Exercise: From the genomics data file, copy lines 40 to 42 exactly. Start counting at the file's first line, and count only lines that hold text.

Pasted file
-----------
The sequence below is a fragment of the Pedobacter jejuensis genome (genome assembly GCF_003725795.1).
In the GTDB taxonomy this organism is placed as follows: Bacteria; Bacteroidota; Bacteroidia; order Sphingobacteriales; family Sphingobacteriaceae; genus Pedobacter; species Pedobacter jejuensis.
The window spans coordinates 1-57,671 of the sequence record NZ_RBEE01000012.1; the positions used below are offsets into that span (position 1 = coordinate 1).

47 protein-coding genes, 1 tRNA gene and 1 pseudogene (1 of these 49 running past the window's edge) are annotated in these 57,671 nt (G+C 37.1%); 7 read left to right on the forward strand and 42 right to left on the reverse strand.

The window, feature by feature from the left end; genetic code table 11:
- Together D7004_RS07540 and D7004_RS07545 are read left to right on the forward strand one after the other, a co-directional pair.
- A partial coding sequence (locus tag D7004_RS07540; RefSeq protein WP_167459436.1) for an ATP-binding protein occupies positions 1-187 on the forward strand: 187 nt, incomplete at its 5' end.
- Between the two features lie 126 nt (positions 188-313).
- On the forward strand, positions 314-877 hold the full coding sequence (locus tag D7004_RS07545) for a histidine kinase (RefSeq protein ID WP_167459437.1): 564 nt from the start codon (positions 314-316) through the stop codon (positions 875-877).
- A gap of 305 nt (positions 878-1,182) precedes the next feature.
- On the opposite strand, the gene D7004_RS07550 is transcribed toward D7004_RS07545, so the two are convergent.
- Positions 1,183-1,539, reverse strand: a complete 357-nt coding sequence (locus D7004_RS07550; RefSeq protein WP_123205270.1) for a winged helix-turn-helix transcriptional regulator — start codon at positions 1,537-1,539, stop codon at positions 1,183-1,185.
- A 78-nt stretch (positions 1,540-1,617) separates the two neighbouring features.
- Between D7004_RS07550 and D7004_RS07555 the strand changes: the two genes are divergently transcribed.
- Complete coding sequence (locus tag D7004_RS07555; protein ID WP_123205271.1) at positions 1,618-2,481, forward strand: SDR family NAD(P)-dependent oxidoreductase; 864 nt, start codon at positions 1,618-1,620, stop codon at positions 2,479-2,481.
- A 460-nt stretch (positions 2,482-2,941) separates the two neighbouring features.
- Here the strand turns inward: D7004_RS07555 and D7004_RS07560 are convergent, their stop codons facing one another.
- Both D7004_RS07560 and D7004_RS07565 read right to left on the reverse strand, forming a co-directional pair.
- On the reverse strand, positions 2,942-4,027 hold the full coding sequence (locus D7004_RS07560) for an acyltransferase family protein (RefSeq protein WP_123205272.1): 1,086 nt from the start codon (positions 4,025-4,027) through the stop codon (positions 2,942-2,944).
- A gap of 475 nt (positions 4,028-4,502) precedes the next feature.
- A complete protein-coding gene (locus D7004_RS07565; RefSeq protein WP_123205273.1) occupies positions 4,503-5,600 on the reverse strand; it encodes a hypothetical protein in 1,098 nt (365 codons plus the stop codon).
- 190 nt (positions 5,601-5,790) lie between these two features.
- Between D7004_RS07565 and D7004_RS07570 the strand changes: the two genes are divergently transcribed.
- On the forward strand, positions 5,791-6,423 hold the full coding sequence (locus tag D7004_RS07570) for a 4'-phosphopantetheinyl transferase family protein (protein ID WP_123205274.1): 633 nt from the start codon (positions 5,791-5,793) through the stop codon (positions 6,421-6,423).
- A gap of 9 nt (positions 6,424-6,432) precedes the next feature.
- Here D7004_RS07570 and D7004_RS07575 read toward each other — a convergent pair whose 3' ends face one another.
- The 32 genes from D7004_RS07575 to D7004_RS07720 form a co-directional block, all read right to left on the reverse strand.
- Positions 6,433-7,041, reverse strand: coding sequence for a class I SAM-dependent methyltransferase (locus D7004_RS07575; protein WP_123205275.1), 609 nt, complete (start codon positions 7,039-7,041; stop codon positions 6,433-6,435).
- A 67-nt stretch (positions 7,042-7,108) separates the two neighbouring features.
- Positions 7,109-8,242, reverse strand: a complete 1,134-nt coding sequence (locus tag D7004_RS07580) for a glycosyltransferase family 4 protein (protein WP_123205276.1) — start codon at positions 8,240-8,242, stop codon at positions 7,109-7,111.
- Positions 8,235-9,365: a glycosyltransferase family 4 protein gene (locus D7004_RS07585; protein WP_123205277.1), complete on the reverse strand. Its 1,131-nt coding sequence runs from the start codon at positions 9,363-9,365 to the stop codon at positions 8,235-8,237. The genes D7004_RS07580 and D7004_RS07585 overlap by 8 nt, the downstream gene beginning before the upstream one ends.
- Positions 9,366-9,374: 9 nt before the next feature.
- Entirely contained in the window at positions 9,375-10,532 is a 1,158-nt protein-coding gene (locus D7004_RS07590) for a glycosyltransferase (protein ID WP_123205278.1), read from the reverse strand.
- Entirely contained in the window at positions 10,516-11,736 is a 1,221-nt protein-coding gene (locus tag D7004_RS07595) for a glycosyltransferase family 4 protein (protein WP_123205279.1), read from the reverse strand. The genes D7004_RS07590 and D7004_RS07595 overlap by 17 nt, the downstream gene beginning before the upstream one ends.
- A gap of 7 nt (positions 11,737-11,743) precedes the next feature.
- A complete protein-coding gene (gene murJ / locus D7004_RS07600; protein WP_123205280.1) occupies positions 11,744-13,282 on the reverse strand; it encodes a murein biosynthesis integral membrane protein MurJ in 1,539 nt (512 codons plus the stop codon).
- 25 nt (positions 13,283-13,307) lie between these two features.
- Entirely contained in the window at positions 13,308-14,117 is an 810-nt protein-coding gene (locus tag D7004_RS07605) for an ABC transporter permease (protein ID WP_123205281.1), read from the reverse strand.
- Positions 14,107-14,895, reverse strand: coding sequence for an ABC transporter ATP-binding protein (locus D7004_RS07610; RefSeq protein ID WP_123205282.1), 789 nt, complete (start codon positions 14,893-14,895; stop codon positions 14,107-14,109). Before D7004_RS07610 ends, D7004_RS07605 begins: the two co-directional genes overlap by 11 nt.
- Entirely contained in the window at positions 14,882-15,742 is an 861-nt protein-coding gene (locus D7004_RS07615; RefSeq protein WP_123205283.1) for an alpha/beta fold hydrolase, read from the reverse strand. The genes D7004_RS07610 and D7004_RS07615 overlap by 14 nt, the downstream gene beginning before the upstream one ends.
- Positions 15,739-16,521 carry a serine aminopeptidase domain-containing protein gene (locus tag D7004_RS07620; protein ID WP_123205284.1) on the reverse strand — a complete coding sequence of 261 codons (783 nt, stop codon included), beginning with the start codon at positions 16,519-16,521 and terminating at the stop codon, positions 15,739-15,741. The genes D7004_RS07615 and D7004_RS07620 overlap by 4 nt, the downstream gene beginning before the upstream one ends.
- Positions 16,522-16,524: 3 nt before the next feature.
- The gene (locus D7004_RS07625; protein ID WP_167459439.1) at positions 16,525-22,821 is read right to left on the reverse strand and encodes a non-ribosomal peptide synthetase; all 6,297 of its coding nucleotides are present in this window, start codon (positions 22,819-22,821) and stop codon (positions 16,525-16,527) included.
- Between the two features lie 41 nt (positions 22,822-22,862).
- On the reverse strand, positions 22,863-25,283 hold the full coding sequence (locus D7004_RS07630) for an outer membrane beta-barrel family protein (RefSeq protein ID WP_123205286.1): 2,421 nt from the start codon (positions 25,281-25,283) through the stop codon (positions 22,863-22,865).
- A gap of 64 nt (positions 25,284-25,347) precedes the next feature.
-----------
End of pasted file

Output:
- Entirely contained in the window at positions 14,882-15,742 is an 861-nt protein-coding gene (locus D7004_RS07615; RefSeq protein WP_123205283.1) for an alpha/beta fold hydrolase, read from the reverse strand. The genes D7004_RS07610 and D7004_RS07615 overlap by 14 nt, the downstream gene beginning before the upstream one ends.
- Positions 15,739-16,521 carry a serine aminopeptidase domain-containing protein gene (locus tag D7004_RS07620; protein ID WP_123205284.1) on the reverse strand — a complete coding sequence of 261 codons (783 nt, stop codon included), beginning with the start codon at positions 16,519-16,521 and terminating at the stop codon, positions 15,739-15,741. The genes D7004_RS07615 and D7004_RS07620 overlap by 4 nt, the downstream gene beginning before the upstream one ends.
- Positions 16,522-16,524: 3 nt before the next feature.